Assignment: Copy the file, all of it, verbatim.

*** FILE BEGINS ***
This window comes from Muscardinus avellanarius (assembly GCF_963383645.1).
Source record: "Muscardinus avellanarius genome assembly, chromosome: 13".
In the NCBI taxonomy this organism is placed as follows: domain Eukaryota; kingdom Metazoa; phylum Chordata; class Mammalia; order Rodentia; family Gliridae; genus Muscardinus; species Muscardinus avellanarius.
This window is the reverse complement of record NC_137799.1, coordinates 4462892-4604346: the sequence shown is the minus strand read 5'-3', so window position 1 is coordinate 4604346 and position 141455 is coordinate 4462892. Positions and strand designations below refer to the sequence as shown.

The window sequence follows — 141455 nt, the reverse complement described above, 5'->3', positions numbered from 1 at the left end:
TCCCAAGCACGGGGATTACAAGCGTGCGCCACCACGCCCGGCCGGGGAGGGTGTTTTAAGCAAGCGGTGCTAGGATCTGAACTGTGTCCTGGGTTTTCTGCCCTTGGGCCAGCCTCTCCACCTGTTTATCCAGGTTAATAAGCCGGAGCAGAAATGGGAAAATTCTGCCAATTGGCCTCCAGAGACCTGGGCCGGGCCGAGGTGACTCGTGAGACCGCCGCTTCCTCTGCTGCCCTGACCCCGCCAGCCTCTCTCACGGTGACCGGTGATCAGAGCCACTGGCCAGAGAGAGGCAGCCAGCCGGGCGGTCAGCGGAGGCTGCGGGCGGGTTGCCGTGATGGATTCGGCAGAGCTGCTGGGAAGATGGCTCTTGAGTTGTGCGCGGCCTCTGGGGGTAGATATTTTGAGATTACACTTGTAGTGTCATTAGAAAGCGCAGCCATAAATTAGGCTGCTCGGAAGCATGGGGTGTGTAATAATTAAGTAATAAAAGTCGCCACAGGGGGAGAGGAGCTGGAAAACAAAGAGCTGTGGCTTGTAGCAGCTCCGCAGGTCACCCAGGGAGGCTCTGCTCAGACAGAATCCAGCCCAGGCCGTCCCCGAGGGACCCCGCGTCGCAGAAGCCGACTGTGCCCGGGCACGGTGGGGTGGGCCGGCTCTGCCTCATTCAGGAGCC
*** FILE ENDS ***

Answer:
This window comes from Muscardinus avellanarius (assembly GCF_963383645.1).
Source record: "Muscardinus avellanarius genome assembly, chromosome: 13".
In the NCBI taxonomy this organism is placed as follows: domain Eukaryota; kingdom Metazoa; phylum Chordata; class Mammalia; order Rodentia; family Gliridae; genus Muscardinus; species Muscardinus avellanarius.
This window is the reverse complement of record NC_137799.1, coordinates 4462892-4604346: the sequence shown is the minus strand read 5'-3', so window position 1 is coordinate 4604346 and position 141455 is coordinate 4462892. Positions and strand designations below refer to the sequence as shown.

The window sequence follows — 141455 nt, the reverse complement described above, 5'->3', positions numbered from 1 at the left end:
TCCCAAGCACGGGGATTACAAGCGTGCGCCACCACGCCCGGCCGGGGAGGGTGTTTTAAGCAAGCGGTGCTAGGATCTGAACTGTGTCCTGGGTTTTCTGCCCTTGGGCCAGCCTCTCCACCTGTTTATCCAGGTTAATAAGCCGGAGCAGAAATGGGAAAATTCTGCCAATTGGCCTCCAGAGACCTGGGCCGGGCCGAGGTGACTCGTGAGACCGCCGCTTCCTCTGCTGCCCTGACCCCGCCAGCCTCTCTCACGGTGACCGGTGATCAGAGCCACTGGCCAGAGAGAGGCAGCCAGCCGGGCGGTCAGCGGAGGCTGCGGGCGGGTTGCCGTGATGGATTCGGCAGAGCTGCTGGGAAGATGGCTCTTGAGTTGTGCGCGGCCTCTGGGGGTAGATATTTTGAGATTACACTTGTAGTGTCATTAGAAAGCGCAGCCATAAATTAGGCTGCTCGGAAGCATGGGGTGTGTAATAATTAAGTAATAAAAGTCGCCACAGGGGGAGAGGAGCTGGAAAACAAAGAGCTGTGGCTTGTAGCAGCTCCGCAGGTCACCCAGGGAGGCTCTGCTCAGACAGAATCCAGCCCAGGCCGTCCCCGAGGGACCCCGCGTCGCAGAAGCCGACTGTGCCCGGGCACGGTGGGGTGGGCCGGCTCTGCCTCATTCAGGAGCC